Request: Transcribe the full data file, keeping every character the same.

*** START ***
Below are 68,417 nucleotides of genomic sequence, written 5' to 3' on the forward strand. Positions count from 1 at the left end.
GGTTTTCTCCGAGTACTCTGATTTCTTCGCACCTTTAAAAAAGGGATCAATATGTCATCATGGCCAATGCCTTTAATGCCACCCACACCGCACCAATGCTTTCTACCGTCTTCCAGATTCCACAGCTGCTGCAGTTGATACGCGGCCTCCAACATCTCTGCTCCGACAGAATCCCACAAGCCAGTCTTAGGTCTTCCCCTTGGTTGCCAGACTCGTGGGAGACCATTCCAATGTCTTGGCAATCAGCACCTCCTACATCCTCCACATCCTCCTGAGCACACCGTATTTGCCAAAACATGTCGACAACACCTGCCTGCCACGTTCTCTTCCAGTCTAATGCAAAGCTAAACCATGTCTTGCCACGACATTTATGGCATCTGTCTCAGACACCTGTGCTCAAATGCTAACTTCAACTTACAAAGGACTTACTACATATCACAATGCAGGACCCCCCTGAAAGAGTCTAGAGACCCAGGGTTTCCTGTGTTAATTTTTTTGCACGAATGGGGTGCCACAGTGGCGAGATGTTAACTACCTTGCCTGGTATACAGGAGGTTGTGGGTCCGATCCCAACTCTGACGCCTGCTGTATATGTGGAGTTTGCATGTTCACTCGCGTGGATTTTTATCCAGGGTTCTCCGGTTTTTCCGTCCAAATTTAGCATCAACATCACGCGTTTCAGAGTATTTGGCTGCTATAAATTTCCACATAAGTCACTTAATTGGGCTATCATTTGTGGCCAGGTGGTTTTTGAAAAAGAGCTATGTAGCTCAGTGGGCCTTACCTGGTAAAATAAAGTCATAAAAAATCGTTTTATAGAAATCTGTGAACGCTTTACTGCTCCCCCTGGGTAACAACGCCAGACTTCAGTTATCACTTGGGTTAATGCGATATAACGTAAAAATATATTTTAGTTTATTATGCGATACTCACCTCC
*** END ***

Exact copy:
Below are 68,417 nucleotides of genomic sequence, written 5' to 3' on the forward strand. Positions count from 1 at the left end.
GGTTTTCTCCGAGTACTCTGATTTCTTCGCACCTTTAAAAAAGGGATCAATATGTCATCATGGCCAATGCCTTTAATGCCACCCACACCGCACCAATGCTTTCTACCGTCTTCCAGATTCCACAGCTGCTGCAGTTGATACGCGGCCTCCAACATCTCTGCTCCGACAGAATCCCACAAGCCAGTCTTAGGTCTTCCCCTTGGTTGCCAGACTCGTGGGAGACCATTCCAATGTCTTGGCAATCAGCACCTCCTACATCCTCCACATCCTCCTGAGCACACCGTATTTGCCAAAACATGTCGACAACACCTGCCTGCCACGTTCTCTTCCAGTCTAATGCAAAGCTAAACCATGTCTTGCCACGACATTTATGGCATCTGTCTCAGACACCTGTGCTCAAATGCTAACTTCAACTTACAAAGGACTTACTACATATCACAATGCAGGACCCCCCTGAAAGAGTCTAGAGACCCAGGGTTTCCTGTGTTAATTTTTTTGCACGAATGGGGTGCCACAGTGGCGAGATGTTAACTACCTTGCCTGGTATACAGGAGGTTGTGGGTCCGATCCCAACTCTGACGCCTGCTGTATATGTGGAGTTTGCATGTTCACTCGCGTGGATTTTTATCCAGGGTTCTCCGGTTTTTCCGTCCAAATTTAGCATCAACATCACGCGTTTCAGAGTATTTGGCTGCTATAAATTTCCACATAAGTCACTTAATTGGGCTATCATTTGTGGCCAGGTGGTTTTTGAAAAAGAGCTATGTAGCTCAGTGGGCCTTACCTGGTAAAATAAAGTCATAAAAAATCGTTTTATAGAAATCTGTGAACGCTTTACTGCTCCCCCTGGGTAACAACGCCAGACTTCAGTTATCACTTGGGTTAATGCGATATAACGTAAAAATATATTTTAGTTTATTATGCGATACTCACCTCC